"I tell ya, Mark, you never figure on things like this happening," he spoke as though he were in a dream... which, I guess, was quite possible.

I turned back toward the boss and, out of curiosity, asked, "You've never had a mis-jump before?"

Weaver exhaled another plume of smoke and replied with a wave of his free hand, "Oh, I've had a couple in my day. But they've never been to quite this high a magnitude."

I nodded, understanding, and he took another drag off his cigar and continued, still staring out the window.

"I remember one time I was heading out from Lave to Reorte and the Ice went about ten light years off course and I ended up in deep space. Very fortunately, I my hyperdrive cut out when I was just a stone's throw away from Zaonce. You can bet I had my buddy check out what went wrong before I left!"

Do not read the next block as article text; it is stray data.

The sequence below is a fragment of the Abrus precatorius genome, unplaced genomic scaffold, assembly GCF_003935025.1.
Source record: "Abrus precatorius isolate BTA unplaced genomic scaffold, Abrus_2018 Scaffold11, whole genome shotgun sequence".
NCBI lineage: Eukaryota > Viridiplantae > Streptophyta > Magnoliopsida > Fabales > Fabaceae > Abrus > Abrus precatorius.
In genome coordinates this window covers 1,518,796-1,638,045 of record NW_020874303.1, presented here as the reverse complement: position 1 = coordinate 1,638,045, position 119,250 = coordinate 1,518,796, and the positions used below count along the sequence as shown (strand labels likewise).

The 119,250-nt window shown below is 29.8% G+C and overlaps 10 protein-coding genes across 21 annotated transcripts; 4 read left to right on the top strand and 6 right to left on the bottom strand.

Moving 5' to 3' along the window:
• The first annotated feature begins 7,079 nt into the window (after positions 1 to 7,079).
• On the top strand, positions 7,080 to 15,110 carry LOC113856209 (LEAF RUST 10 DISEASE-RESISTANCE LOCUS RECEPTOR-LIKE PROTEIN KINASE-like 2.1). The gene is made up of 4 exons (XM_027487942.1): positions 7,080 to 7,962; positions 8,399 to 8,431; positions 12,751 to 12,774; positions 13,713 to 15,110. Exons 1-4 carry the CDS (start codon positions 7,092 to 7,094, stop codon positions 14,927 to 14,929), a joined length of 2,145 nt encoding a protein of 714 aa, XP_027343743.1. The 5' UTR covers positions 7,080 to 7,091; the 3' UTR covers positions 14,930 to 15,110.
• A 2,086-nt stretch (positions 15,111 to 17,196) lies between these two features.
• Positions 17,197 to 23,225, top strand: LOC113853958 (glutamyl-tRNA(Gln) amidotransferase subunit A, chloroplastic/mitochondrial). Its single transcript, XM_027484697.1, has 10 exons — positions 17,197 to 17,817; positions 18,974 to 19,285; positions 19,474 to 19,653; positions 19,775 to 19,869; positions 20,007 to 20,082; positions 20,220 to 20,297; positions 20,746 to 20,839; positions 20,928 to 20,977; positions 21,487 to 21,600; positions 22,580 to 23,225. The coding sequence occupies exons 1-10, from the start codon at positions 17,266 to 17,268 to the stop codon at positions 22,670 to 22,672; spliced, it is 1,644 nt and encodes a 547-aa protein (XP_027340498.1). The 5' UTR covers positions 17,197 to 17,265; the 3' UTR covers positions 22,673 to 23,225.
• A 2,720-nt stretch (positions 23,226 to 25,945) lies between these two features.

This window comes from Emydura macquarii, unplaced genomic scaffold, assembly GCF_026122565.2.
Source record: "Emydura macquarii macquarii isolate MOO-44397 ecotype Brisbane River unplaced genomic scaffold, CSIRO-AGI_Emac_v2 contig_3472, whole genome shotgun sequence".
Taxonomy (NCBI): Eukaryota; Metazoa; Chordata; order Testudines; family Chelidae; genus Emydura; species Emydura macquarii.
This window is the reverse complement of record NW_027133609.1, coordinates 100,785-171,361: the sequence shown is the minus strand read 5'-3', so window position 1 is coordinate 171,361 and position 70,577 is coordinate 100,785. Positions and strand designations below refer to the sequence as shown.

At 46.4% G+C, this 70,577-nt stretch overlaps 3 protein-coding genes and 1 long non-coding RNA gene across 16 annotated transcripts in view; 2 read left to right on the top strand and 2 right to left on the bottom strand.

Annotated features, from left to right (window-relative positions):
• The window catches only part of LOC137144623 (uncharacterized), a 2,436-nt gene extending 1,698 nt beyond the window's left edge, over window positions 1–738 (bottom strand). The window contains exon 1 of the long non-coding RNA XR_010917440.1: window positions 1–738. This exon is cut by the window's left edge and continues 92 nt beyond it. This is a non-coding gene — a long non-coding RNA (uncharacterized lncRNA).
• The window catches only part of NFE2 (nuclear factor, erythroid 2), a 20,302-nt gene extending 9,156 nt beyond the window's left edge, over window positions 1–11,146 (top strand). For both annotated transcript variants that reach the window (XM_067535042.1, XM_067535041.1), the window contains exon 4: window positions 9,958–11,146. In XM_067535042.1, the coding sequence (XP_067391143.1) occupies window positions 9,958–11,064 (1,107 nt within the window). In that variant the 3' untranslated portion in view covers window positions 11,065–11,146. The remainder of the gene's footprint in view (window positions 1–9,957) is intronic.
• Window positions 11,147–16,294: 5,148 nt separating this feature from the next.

"What did go wrong?" I asked.

"Well, I was young and naive then and I didn't know about the fact that I needed to make regular maintenance checks on my engine."

"Ah," I said, knowing all too well what it's like to have your drive disintegrate on you when you forget to do an annual service on it.

The older man continued, "Cost me an arm and a leg to get the Ice back into working order, but you can bet I never forgot to do my regular engine service after that!"

"Yeah, I can believe that, I replied."

Then the alert klaxon sounded...

I jerked upright in my seat, my eyes instantly darting toward the scanner display. What I saw there squeezed my heart.